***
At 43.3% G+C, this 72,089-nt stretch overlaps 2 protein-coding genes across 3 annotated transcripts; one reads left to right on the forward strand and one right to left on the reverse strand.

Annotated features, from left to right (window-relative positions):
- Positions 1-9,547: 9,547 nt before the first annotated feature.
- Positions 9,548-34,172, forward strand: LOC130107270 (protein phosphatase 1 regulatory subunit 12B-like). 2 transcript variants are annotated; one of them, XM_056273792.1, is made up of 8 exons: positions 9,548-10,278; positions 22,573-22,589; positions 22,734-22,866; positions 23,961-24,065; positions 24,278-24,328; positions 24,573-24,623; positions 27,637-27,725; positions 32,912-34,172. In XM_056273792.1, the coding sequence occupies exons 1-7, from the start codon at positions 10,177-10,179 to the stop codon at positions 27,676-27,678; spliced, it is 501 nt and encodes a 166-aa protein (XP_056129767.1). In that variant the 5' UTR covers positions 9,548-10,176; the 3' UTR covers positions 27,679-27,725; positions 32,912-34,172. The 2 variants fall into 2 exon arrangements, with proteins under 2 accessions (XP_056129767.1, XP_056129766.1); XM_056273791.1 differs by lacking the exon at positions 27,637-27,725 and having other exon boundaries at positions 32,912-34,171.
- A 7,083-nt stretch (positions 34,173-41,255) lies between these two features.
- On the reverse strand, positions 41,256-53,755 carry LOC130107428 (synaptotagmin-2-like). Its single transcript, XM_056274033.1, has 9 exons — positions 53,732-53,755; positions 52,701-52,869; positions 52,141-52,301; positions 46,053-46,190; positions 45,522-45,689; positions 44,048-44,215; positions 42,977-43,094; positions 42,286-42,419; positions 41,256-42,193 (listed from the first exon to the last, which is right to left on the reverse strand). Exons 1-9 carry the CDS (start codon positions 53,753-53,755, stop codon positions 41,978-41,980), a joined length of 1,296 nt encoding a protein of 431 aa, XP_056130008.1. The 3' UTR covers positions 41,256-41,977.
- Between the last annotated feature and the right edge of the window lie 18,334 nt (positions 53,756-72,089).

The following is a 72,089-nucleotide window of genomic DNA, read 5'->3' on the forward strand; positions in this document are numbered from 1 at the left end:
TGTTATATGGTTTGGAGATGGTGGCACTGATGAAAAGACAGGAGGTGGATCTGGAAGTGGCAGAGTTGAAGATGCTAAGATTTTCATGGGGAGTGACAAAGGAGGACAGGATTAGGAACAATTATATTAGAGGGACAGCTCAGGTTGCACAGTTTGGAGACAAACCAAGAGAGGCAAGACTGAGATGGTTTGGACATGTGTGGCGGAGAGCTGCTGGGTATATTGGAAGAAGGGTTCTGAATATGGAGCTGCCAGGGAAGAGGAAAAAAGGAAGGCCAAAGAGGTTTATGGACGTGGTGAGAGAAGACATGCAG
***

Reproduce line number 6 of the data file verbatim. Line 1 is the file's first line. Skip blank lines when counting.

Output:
- On the reverse strand, positions 41,256-53,755 carry LOC130107428 (synaptotagmin-2-like). Its single transcript, XM_056274033.1, has 9 exons — positions 53,732-53,755; positions 52,701-52,869; positions 52,141-52,301; positions 46,053-46,190; positions 45,522-45,689; positions 44,048-44,215; positions 42,977-43,094; positions 42,286-42,419; positions 41,256-42,193 (listed from the first exon to the last, which is right to left on the reverse strand). Exons 1-9 carry the CDS (start codon positions 53,753-53,755, stop codon positions 41,978-41,980), a joined length of 1,296 nt encoding a protein of 431 aa, XP_056130008.1. The 3' UTR covers positions 41,256-41,977.